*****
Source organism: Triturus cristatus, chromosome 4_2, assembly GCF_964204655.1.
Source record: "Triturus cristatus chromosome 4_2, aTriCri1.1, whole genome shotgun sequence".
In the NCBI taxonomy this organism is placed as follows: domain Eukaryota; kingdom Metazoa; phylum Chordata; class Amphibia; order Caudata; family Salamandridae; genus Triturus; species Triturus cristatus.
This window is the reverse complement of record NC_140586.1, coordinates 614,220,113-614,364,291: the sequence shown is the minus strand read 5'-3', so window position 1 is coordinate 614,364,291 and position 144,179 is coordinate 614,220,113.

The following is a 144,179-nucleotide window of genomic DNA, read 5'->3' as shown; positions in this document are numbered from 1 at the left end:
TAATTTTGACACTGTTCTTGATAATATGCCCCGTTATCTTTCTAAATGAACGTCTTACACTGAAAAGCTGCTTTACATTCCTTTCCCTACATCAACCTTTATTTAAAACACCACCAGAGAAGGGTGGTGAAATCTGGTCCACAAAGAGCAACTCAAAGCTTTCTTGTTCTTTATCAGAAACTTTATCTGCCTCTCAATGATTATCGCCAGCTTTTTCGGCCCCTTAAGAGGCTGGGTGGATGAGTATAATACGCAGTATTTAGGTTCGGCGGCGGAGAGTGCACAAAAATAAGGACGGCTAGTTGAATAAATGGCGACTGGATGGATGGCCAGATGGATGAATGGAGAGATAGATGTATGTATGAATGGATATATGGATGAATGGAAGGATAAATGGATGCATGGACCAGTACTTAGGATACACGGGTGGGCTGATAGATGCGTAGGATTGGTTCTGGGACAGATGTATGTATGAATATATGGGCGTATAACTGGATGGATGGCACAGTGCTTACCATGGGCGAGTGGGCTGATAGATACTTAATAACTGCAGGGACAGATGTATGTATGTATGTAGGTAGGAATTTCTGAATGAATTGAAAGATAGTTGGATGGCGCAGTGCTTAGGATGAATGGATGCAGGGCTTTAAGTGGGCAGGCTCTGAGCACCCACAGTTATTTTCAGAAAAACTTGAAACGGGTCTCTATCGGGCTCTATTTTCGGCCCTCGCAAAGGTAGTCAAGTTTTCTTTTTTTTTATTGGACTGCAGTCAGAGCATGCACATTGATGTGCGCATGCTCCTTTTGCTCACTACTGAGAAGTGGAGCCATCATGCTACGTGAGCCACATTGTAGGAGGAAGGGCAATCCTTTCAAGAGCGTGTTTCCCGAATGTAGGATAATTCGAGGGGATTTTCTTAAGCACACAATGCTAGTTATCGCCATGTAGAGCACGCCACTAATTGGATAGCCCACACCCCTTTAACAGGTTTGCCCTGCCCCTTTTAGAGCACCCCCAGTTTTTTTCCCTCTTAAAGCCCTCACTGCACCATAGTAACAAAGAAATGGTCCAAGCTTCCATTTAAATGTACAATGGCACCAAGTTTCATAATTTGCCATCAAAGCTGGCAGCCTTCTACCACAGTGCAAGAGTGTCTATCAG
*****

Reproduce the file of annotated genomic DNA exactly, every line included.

Source organism: Triturus cristatus, chromosome 4_2, assembly GCF_964204655.1.
Source record: "Triturus cristatus chromosome 4_2, aTriCri1.1, whole genome shotgun sequence".
In the NCBI taxonomy this organism is placed as follows: domain Eukaryota; kingdom Metazoa; phylum Chordata; class Amphibia; order Caudata; family Salamandridae; genus Triturus; species Triturus cristatus.
This window is the reverse complement of record NC_140586.1, coordinates 614,220,113-614,364,291: the sequence shown is the minus strand read 5'-3', so window position 1 is coordinate 614,364,291 and position 144,179 is coordinate 614,220,113.

The following is a 144,179-nucleotide window of genomic DNA, read 5'->3' as shown; positions in this document are numbered from 1 at the left end:
TAATTTTGACACTGTTCTTGATAATATGCCCCGTTATCTTTCTAAATGAACGTCTTACACTGAAAAGCTGCTTTACATTCCTTTCCCTACATCAACCTTTATTTAAAACACCACCAGAGAAGGGTGGTGAAATCTGGTCCACAAAGAGCAACTCAAAGCTTTCTTGTTCTTTATCAGAAACTTTATCTGCCTCTCAATGATTATCGCCAGCTTTTTCGGCCCCTTAAGAGGCTGGGTGGATGAGTATAATACGCAGTATTTAGGTTCGGCGGCGGAGAGTGCACAAAAATAAGGACGGCTAGTTGAATAAATGGCGACTGGATGGATGGCCAGATGGATGAATGGAGAGATAGATGTATGTATGAATGGATATATGGATGAATGGAAGGATAAATGGATGCATGGACCAGTACTTAGGATACACGGGTGGGCTGATAGATGCGTAGGATTGGTTCTGGGACAGATGTATGTATGAATATATGGGCGTATAACTGGATGGATGGCACAGTGCTTACCATGGGCGAGTGGGCTGATAGATACTTAATAACTGCAGGGACAGATGTATGTATGTATGTAGGTAGGAATTTCTGAATGAATTGAAAGATAGTTGGATGGCGCAGTGCTTAGGATGAATGGATGCAGGGCTTTAAGTGGGCAGGCTCTGAGCACCCACAGTTATTTTCAGAAAAACTTGAAACGGGTCTCTATCGGGCTCTATTTTCGGCCCTCGCAAAGGTAGTCAAGTTTTCTTTTTTTTTATTGGACTGCAGTCAGAGCATGCACATTGATGTGCGCATGCTCCTTTTGCTCACTACTGAGAAGTGGAGCCATCATGCTACGTGAGCCACATTGTAGGAGGAAGGGCAATCCTTTCAAGAGCGTGTTTCCCGAATGTAGGATAATTCGAGGGGATTTTCTTAAGCACACAATGCTAGTTATCGCCATGTAGAGCACGCCACTAATTGGATAGCCCACACCCCTTTAACAGGTTTGCCCTGCCCCTTTTAGAGCACCCCCAGTTTTTTTCCCTCTTAAAGCCCTCACTGCACCATAGTAACAAAGAAATGGTCCAAGCTTCCATTTAAATGTACAATGGCACCAAGTTTCATAATTTGCCATCAAAGCTGGCAGCCTTCTACCACAGTGCAAGAGTGTCTATCAG